Moving on to phenomena as complex and nuanced as thoughts and beliefs, you’ll realize that there a lot of grey areas for people who hold all sorts of views across the divide. There are also people who hold fundamentalist views and who believe absolutely what their side of the divide preaches. Should we respect these individuals and because of them allow categorizations or claim categorizations have some sort of utility? I think not! I think the world should gravitate towards the abolition of any sort of fundamentalism. An individual who believes in something so absolutely that they cannot broker the possibility of the existence of an alternative or who cannot accept the idea that they are being wrong is not an individual who should be emulated. Fundamentalism is not a thought process that should be mainstreamed and people should not aspire to be fundamentalist but this is what neat categorization does.

Neat categorizations cause problems in the world and are manifested in the most easily identifiable examples; in extremist acts, in politics and in religion. Beyond these obvious examples however, neat categorizations manifest also in a plethora of other ways like in political polarization and the inability of societies to be more consensus-driven rather than belligerent in their decision-making processes. This is a big problem that some mature democracies face.  In America for instance, the left and the right are very sharply divided. There is almost little that ever brings them together. Even when you can have an obviously ridiculously president like Donald Trump, with a questionable image and who is mired in scandals, there is the right who are recalcitrant in taking him to task and who continue to concoct apologia for his acts. In the past that amount of partisanship was characteristic of African practices of democracy and there was confidence in the West’s maturity in their practice of democracy. People in these countries could always think of the greater good and rationalize all sides without allowing party affiliations and the categorizations imposed on them to be primary determinants of their actions. We cannot say that today because people have bought into these categorizations deeply and into the resultant identities they create such that what we have now is a people who are incapable of independent thought but think within the prism of ideas that their belief schema allows them. This kind of thinking is difficult to shed off but it is unproductive to any democratic society and should be gotten rid of. People who forever define themselves as Marxist or some other political ideologist are incapable of entertaining thorough interrogations to their ideas or are dismissive when other ideas challenge their world view.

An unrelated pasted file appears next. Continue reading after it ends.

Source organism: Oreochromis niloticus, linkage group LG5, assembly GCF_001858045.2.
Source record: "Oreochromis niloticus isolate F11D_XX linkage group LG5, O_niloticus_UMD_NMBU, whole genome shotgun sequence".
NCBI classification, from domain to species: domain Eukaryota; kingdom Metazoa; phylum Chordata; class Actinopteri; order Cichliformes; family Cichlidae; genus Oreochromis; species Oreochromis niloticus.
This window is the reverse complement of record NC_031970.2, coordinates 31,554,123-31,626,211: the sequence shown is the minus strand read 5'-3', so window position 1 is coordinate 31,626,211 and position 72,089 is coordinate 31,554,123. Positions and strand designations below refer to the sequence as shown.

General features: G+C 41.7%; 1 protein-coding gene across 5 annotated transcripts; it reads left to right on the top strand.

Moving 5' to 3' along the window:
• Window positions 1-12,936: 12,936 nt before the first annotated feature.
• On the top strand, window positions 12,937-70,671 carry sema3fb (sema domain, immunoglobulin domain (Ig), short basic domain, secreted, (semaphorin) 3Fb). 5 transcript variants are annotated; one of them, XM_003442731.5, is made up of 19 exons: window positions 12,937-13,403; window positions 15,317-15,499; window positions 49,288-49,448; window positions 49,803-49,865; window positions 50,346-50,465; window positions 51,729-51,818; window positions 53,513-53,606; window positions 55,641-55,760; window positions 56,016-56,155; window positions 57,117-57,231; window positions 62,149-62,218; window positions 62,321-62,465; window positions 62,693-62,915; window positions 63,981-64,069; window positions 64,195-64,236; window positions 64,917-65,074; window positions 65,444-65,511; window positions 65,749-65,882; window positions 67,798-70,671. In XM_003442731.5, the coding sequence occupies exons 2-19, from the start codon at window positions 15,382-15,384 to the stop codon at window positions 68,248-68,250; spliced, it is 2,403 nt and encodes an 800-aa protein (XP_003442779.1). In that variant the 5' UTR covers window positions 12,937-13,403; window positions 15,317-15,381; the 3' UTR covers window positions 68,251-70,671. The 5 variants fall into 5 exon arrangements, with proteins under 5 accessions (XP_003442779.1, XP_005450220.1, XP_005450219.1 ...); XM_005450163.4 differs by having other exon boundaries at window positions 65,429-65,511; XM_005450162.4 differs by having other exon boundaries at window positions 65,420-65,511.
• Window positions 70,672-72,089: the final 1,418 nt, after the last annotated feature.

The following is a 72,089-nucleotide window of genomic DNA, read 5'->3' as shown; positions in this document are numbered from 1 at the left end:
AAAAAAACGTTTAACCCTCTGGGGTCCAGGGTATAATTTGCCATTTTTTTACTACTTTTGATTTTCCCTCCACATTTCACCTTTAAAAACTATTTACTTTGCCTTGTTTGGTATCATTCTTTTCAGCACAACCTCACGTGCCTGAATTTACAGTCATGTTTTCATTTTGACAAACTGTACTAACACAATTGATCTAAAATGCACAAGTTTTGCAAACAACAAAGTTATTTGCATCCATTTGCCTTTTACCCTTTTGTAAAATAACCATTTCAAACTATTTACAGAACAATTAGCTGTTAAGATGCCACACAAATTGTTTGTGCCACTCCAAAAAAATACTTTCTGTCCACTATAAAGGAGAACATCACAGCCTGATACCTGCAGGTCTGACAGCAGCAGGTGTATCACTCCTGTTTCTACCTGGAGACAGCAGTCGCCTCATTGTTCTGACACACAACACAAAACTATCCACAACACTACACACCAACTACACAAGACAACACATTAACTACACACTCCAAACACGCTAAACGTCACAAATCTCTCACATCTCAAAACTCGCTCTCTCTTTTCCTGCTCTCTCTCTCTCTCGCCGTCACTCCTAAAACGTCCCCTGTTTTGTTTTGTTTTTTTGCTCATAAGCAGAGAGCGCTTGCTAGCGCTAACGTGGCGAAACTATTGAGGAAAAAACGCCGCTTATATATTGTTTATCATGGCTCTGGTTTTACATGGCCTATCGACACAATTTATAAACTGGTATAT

In a post-categorist world, people should not have neat categories when it comes to societal interactions. In such a world, the incidence of policemen gunning down unarmed black people will be greatly reduced if not eliminated because they would have learned not to categorize black people as criminals. We would reach a point where people do not have a knee-jerk response to policy proposals, where every welfare scheme is not rejected by the right and advocated for by the left.  We would not have blind defence of positions that agree with original ideologies that they have held without interrogating them on an individual basis. What we need is more nuanced thinking and less of the categorizations, more of individual definitions of self as a sentient and rational being  capable of thinking and coming to conclusions on one’s own and less of individual definition by political parties and ideological beliefs.

A post-categorist world is what we should agitate for because that is a world capable of solving many of the problems we face.